Wednesday, 10 July 2013

Italian Gardens Old and Modern 5


I had recourse to one of my many nursery-garden friends and begged him to try and get me a suitable and trustworthy man.  As I had the prospect of spending part of the approaching winter in Rome, it was important t me to put a reliable man in charge.  Just then, a gardener, who had been trained in this establishment, and had gone from there to another part of Italy, was free, and, as he seemed a capable man, I engaged him.  His name was Dante Bacci, and he had many good points, with the great drawback of a physical infirmity that totally incapacitated him for any hard work, such as digging, or moving the heavy conche that twice a year have to shift their quarters.
He could easily have been cured by a few weeks of hospital treatment, but no persuasions would induce him to go into the hospital.  Tuscans have an absolute horror of going into a Florentine hospital, and consider their doom as sealed if they do.  Whether this is a well-founded belief or not, I cannot say; but I do know that many of the regulations of these hospitals appear to us very extraordinary, particularly in matter of feeding, and the way in which the patients’ friends are allowed to convey to them supplies of food and wine.

However, Bacci was so capable as to his sowings and cuttings and in finer gardening work, that I preferred to keep him and get occasional help when heavy jobs were on hand.  Like many of his countrymen he had an eye for colour and effect, and thoroughly understood displaying his choicest productions to the best effect in the court-yard.  He was also a man of many airs and graces, and English friends when visiting us, used to expatiate on the beauty of his bows and the elegance of his morning salutations. “Where,” they would say, “would you find an English gardener take off his hat and make you a bow like that?”  I thought how much I should prefer the sturdy self-respecting Saxon salutation!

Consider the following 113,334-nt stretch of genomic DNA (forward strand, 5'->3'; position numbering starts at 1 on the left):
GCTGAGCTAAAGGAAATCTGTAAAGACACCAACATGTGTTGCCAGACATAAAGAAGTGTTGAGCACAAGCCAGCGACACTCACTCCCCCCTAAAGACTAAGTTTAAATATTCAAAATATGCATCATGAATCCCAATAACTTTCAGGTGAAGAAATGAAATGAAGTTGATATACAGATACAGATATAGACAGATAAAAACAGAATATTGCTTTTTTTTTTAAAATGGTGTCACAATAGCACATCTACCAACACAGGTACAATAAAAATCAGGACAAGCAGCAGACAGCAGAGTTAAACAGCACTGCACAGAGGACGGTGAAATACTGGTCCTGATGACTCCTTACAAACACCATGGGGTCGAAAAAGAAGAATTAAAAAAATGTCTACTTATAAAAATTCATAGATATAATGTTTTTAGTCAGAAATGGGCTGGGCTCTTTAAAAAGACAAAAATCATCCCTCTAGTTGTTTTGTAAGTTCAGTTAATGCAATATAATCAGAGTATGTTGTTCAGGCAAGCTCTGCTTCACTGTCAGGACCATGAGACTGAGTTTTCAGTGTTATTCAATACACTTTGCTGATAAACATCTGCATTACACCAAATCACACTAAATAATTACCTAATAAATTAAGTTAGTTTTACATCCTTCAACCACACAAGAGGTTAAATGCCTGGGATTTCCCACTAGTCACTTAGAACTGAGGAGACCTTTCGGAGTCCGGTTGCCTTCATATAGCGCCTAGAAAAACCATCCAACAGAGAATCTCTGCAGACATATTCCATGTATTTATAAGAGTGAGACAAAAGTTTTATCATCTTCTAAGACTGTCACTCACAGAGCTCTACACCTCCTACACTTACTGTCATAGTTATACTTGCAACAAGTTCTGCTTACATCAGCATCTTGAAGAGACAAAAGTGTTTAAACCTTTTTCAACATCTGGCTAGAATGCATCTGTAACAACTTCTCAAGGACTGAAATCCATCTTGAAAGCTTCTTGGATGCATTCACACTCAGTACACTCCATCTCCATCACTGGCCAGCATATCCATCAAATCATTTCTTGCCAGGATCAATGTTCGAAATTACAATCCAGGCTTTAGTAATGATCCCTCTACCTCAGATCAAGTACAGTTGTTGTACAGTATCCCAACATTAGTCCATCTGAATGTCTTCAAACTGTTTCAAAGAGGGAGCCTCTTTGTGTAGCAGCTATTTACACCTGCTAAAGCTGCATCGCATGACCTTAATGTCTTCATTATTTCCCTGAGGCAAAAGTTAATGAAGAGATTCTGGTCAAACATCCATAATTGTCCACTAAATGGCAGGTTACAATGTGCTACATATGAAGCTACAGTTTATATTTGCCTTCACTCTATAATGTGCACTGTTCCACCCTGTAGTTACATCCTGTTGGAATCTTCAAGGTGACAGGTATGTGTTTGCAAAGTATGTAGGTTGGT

The garden developed a great deal under his care, and it was quite time I had efficient help, for when one reaches a certain “backwater” stage, going down on your knees on gravel walks or stones does not accord well with rheumatic joints.  I never have seen such fine petunias as this man grew, and he had an excellent hand for grafting.

I began with him at a great disadvantage, for, at the time he came to us, I had arranged to spend the best part of the winter in Rome, and it is never wise to leave a new hand without supervision, as he is sure to resent your "interference" on his return.  However, I found the place in good order when we came back n spring, when I had of course to make it clear to him that my wishes had to be respected and my orders obeyed.  I somehow managed to inspire him with considerable affection, and, as the servants said, "Bacci would do anything for the Signora."
But I had had too many lessons on the futility of placing confidence in agreeable "ways" to be able to go away again for any length of time with an easy mind, and when in the early summer of 1895 I found we were likely to be in England for eight months, I was thankful when my Absentee said he would come and "mind the house for me".  On our return he told me he had studies this man's character very closely and found him a curious type, and that it was an absolute necessity for him to have some one with him at his work, a child, or even a bird, would answer the purpose, but a companion of some sort he must have.  To my great regret, Bacci found himself obliged by family circumstance to return to the nursery at Siena, when he had been three years with me.  His wife, who was a Sienesi, had the offer, from the Commune there, of a post which was too good to be refused.  As the nursery where he had worked was glad to take him back, at he same salary he had from me, the family income was more than doubled.


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